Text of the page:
Week-ending 28 May 2021
This week Open Russia, founded by Mikhail Khodorkovsky and based in the UK, announced it was ending its activities in Russia following the adoption of a new law in Russia toughening legal penalities for Russian citizens associated with an ‘undesirable organisation.’ Natalia Zviagina, Amnesty International’s Moscow Office Director, said: “The end of Open Russia means less pluralism across Russia’s civic space, and the loss of another valuable member of the human rights community. Open Russia has shown its dedication and effectiveness against crushing state pressure to silence dissent. It is tragic that the group was forced to close to protect its members, due to an unjust law designed to crush critical voices.” In a further blow to civil society in Russia, on 26 May the General Prosecutor’s Office announced that it was adding three German NGOs to the list of ‘undesirable’ foreign organisations: Forum Russischsprachiger Europäer, Zentrum für die Liberale Moderne and Deutsch-Russischer Austausch.
Reuters, 26 May 2021: The Russian state prosecutor’s office banned three German non-governmental organisations on Wednesday after labelling them “undesirable”, the TASS news agency reported. The groups were identified as the Forum Russischsprachiger Europäer, the Zentrum für die Liberale Moderne and the Deutsch-Russischer Austausch, the report said.
RFE/RL, 27 May 2021: Open Russia, a British-based pro-democracy movement founded by Kremlin critic Mikhail Khodorkovsky, says it has decided to end its operations in Russia. The decision was made to protect its supporters from further “harassment” by the Russian authorities due to a bill toughening the law on “undesirable organizations,” Executive Director Andrei Pivovarov said on May 27. “We do not need new fines and criminal cases, and we want to protect our supporters,” Pivovarov told the independent news website MBKh Media, which was also founded by Khodorkovsky. The move comes after Russian police last week carried out searches of the offices of Open Russia and MBKh in Moscow and St. Petersburg.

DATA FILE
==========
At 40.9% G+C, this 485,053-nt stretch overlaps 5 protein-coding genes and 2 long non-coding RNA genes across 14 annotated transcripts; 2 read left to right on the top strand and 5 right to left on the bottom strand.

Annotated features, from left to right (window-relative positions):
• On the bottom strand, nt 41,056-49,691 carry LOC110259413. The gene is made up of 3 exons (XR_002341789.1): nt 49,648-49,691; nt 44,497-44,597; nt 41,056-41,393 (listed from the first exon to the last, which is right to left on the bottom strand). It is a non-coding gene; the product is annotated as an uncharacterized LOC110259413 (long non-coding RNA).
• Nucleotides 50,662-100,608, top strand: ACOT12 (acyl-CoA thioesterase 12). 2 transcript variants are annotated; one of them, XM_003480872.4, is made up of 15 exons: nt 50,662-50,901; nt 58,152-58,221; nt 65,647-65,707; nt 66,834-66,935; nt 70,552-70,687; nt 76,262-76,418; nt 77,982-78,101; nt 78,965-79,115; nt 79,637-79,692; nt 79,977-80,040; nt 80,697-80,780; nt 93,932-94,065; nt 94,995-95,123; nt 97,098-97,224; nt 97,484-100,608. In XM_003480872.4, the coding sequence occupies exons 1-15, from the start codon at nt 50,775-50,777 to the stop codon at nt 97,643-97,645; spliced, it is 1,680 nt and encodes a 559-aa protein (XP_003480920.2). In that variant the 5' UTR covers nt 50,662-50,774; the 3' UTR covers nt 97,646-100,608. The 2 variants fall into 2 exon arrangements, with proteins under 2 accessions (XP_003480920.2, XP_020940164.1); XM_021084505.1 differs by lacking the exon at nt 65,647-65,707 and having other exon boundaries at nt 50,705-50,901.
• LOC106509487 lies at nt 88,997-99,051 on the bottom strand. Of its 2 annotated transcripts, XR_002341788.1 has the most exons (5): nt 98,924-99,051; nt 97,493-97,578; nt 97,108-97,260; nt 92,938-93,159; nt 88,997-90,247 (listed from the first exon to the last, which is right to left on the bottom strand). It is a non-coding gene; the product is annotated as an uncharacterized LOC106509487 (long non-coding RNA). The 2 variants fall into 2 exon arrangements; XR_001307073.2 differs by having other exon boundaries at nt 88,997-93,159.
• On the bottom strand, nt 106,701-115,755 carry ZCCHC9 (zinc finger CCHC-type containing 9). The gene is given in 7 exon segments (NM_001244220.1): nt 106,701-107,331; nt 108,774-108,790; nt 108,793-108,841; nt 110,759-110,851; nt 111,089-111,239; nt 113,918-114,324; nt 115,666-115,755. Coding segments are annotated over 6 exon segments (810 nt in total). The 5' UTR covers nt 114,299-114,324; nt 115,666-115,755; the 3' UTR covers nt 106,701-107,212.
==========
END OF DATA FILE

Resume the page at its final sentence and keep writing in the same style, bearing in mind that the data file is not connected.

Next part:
The Moscow Times, 27 May 2021: Open Russia, an opposition movement established by exiled Kremlin critic Mikhail Khodorkovsky, announced its closure Thursday to avoid jail for supporters ahead of parliamentary elections. Executive director Andrei Pivovarov linked the decision to bills advancing through Russian parliament tightening criminal punishment for Russians who support and work for “undesirable” organizations. Open Russia was labeled “undesirable” in 2017 in line with a law targeting foreign groups accused of political meddling.
Amnesty International, 27 May 2021: Reacting to the news that Otkrytaya Rossiya (Open Russia) has taken the decision to completely cease its activities and dissolve, Natalia Zviagina, Amnesty International’s Moscow Office Director, said: “The end of Open Russia means less pluralism across Russia’s civic space, and the loss of another valuable member of the human rights community. Open Russia has shown its dedication and effectiveness against crushing state pressure to silence dissent. It is tragic that the group was forced to close to protect its members, due to an unjust law designed to crush critical voices.
RFE/RL, 27 May 2021: The European Union has rejected a decision by Russian prosecutors to designate three German nongovernmental groups as “undesirable organizations,” calling the move “the most recent example of the Russian authorities’ disregard for a vibrant civil society.” “The decision by the Russian prosecutor-general ultimately harms the interests of Russian people and possibilities for open and free dialogue,” EU foreign-policy chief Josep Borrell’s spokesman said in a statement on May 27, a day after the designation of Forum Russischsprachiger Europaer e.V., Zentrum fur die Liberale Moderne GmbH, and Deutsch-Russischer Austausch e.V as “undesirable.”